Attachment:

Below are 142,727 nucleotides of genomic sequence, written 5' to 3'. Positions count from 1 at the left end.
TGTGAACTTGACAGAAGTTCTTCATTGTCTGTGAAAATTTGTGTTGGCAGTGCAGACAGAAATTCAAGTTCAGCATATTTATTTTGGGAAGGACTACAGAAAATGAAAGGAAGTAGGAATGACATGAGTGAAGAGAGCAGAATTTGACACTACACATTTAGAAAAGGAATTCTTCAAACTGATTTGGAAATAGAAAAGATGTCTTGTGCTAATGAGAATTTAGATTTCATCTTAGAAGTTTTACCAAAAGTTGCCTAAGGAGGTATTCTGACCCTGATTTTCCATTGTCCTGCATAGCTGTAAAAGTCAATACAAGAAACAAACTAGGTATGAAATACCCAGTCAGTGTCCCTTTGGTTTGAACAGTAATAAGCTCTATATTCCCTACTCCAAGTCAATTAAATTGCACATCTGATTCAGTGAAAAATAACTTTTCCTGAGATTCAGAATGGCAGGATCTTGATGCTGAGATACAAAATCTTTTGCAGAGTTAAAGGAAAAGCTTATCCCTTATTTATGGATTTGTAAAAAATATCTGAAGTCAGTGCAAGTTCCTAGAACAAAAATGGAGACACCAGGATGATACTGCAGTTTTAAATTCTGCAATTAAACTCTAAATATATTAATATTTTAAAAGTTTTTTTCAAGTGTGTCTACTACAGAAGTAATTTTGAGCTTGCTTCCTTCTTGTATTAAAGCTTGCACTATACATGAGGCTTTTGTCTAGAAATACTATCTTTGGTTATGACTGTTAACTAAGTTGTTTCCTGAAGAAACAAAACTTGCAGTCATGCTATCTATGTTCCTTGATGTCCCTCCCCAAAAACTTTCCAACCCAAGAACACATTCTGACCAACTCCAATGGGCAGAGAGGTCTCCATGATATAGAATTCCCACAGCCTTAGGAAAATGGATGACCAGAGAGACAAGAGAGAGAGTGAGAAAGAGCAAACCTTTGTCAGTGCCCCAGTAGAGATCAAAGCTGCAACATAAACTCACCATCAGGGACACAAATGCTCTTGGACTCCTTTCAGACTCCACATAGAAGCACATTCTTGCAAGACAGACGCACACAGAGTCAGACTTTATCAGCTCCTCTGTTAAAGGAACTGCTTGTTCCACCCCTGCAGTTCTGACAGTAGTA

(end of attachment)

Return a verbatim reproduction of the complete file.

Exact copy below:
Below are 142,727 nucleotides of genomic sequence, written 5' to 3'. Positions count from 1 at the left end.
TGTGAACTTGACAGAAGTTCTTCATTGTCTGTGAAAATTTGTGTTGGCAGTGCAGACAGAAATTCAAGTTCAGCATATTTATTTTGGGAAGGACTACAGAAAATGAAAGGAAGTAGGAATGACATGAGTGAAGAGAGCAGAATTTGACACTACACATTTAGAAAAGGAATTCTTCAAACTGATTTGGAAATAGAAAAGATGTCTTGTGCTAATGAGAATTTAGATTTCATCTTAGAAGTTTTACCAAAAGTTGCCTAAGGAGGTATTCTGACCCTGATTTTCCATTGTCCTGCATAGCTGTAAAAGTCAATACAAGAAACAAACTAGGTATGAAATACCCAGTCAGTGTCCCTTTGGTTTGAACAGTAATAAGCTCTATATTCCCTACTCCAAGTCAATTAAATTGCACATCTGATTCAGTGAAAAATAACTTTTCCTGAGATTCAGAATGGCAGGATCTTGATGCTGAGATACAAAATCTTTTGCAGAGTTAAAGGAAAAGCTTATCCCTTATTTATGGATTTGTAAAAAATATCTGAAGTCAGTGCAAGTTCCTAGAACAAAAATGGAGACACCAGGATGATACTGCAGTTTTAAATTCTGCAATTAAACTCTAAATATATTAATATTTTAAAAGTTTTTTTCAAGTGTGTCTACTACAGAAGTAATTTTGAGCTTGCTTCCTTCTTGTATTAAAGCTTGCACTATACATGAGGCTTTTGTCTAGAAATACTATCTTTGGTTATGACTGTTAACTAAGTTGTTTCCTGAAGAAACAAAACTTGCAGTCATGCTATCTATGTTCCTTGATGTCCCTCCCCAAAAACTTTCCAACCCAAGAACACATTCTGACCAACTCCAATGGGCAGAGAGGTCTCCATGATATAGAATTCCCACAGCCTTAGGAAAATGGATGACCAGAGAGACAAGAGAGAGAGTGAGAAAGAGCAAACCTTTGTCAGTGCCCCAGTAGAGATCAAAGCTGCAACATAAACTCACCATCAGGGACACAAATGCTCTTGGACTCCTTTCAGACTCCACATAGAAGCACATTCTTGCAAGACAGACGCACACAGAGTCAGACTTTATCAGCTCCTCTGTTAAAGGAACTGCTTGTTCCACCCCTGCAGTTCTGACAGTAGTA